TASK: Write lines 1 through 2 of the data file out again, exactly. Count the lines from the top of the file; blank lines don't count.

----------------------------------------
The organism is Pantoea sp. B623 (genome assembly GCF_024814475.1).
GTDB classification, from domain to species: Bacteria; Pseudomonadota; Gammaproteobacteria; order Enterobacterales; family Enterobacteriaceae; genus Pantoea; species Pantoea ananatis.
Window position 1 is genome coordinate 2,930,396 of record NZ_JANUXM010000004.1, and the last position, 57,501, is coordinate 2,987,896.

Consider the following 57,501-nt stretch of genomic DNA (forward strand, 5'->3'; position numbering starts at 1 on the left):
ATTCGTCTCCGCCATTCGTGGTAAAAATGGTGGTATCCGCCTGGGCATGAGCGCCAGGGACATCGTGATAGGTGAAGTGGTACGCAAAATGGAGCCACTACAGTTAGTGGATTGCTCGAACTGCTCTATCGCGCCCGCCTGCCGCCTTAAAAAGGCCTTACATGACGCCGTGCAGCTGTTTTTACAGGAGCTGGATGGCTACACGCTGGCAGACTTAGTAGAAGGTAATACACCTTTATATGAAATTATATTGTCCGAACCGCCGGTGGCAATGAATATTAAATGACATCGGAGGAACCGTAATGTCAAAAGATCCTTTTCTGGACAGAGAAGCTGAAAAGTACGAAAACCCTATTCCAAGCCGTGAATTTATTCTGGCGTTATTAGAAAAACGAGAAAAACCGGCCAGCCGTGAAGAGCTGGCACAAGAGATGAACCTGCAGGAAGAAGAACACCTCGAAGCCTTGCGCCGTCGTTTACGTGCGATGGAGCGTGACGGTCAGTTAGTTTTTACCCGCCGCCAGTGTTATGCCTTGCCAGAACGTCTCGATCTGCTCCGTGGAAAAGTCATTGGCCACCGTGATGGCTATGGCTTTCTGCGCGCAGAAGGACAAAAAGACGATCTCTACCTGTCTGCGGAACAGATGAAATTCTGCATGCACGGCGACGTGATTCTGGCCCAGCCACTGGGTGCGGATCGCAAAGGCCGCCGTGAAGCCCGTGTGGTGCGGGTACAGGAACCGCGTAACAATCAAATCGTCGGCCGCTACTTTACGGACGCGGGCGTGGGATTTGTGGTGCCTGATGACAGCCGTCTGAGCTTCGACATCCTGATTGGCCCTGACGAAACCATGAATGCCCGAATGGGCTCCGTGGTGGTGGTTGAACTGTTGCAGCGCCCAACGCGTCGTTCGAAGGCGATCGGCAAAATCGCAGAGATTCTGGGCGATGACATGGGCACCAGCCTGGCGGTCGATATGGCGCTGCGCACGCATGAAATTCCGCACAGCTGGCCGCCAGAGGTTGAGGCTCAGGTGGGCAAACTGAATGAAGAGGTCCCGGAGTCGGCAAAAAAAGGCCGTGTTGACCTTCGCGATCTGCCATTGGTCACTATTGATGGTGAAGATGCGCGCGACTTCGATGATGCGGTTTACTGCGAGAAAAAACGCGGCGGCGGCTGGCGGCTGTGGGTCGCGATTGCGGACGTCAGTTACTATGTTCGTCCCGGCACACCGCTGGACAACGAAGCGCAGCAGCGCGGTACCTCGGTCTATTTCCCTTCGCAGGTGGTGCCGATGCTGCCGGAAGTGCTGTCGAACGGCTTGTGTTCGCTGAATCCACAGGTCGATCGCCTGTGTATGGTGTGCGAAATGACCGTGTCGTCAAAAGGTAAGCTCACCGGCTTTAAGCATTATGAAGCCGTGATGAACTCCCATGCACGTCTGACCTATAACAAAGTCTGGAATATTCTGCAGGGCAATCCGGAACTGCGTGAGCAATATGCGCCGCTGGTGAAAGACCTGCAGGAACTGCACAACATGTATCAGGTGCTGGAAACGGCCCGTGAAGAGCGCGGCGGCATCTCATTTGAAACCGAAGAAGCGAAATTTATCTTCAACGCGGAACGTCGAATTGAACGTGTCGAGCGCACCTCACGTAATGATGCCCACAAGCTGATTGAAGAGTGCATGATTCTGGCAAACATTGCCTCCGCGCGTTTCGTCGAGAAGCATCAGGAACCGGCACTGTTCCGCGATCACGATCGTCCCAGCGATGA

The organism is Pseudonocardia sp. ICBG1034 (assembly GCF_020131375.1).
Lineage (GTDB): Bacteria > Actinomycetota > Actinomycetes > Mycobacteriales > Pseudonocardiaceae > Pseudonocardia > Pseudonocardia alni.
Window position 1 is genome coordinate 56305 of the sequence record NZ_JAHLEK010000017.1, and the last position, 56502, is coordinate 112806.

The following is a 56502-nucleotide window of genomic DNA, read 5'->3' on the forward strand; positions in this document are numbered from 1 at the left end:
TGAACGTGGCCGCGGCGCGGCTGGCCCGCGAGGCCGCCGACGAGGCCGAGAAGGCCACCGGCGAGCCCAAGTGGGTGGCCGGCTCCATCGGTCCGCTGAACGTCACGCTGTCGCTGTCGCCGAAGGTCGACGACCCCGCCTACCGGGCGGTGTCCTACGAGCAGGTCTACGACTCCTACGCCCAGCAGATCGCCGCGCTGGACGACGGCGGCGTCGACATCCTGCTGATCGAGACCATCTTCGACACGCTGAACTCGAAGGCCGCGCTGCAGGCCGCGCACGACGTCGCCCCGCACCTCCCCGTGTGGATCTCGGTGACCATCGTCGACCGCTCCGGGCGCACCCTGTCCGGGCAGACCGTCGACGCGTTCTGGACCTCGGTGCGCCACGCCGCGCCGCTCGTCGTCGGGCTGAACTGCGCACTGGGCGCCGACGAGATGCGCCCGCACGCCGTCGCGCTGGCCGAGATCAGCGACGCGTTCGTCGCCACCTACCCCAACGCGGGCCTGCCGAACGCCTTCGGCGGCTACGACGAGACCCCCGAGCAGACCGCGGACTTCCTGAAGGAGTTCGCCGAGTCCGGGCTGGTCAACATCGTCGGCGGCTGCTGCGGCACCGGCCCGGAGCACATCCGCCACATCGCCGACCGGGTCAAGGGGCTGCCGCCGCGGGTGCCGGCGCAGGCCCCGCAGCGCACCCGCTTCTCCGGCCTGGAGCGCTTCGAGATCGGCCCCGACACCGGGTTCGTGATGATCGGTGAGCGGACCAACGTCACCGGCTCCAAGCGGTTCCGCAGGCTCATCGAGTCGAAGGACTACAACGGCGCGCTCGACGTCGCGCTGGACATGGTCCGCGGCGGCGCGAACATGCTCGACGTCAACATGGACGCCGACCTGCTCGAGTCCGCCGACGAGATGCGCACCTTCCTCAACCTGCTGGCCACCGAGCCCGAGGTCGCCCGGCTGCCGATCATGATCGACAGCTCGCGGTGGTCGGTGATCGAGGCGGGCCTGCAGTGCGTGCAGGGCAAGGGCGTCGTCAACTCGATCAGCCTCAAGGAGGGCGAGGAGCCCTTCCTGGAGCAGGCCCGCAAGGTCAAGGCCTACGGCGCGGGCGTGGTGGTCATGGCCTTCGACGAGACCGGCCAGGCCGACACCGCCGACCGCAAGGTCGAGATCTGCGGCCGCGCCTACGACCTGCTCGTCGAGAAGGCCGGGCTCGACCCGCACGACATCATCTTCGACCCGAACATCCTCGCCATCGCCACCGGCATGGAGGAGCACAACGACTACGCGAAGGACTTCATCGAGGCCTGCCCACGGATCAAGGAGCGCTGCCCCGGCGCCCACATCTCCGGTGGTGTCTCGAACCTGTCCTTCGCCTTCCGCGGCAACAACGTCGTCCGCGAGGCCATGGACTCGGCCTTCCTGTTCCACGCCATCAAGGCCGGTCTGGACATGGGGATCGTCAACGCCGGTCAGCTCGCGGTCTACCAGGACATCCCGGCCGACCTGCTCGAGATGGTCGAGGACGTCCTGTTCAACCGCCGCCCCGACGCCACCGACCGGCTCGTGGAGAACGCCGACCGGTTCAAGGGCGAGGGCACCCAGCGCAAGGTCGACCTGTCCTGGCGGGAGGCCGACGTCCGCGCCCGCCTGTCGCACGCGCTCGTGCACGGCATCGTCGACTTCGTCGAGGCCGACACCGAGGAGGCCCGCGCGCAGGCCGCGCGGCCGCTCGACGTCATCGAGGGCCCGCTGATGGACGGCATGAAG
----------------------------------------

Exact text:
The organism is Pantoea sp. B623 (genome assembly GCF_024814475.1).
GTDB classification, from domain to species: Bacteria; Pseudomonadota; Gammaproteobacteria; order Enterobacterales; family Enterobacteriaceae; genus Pantoea; species Pantoea ananatis.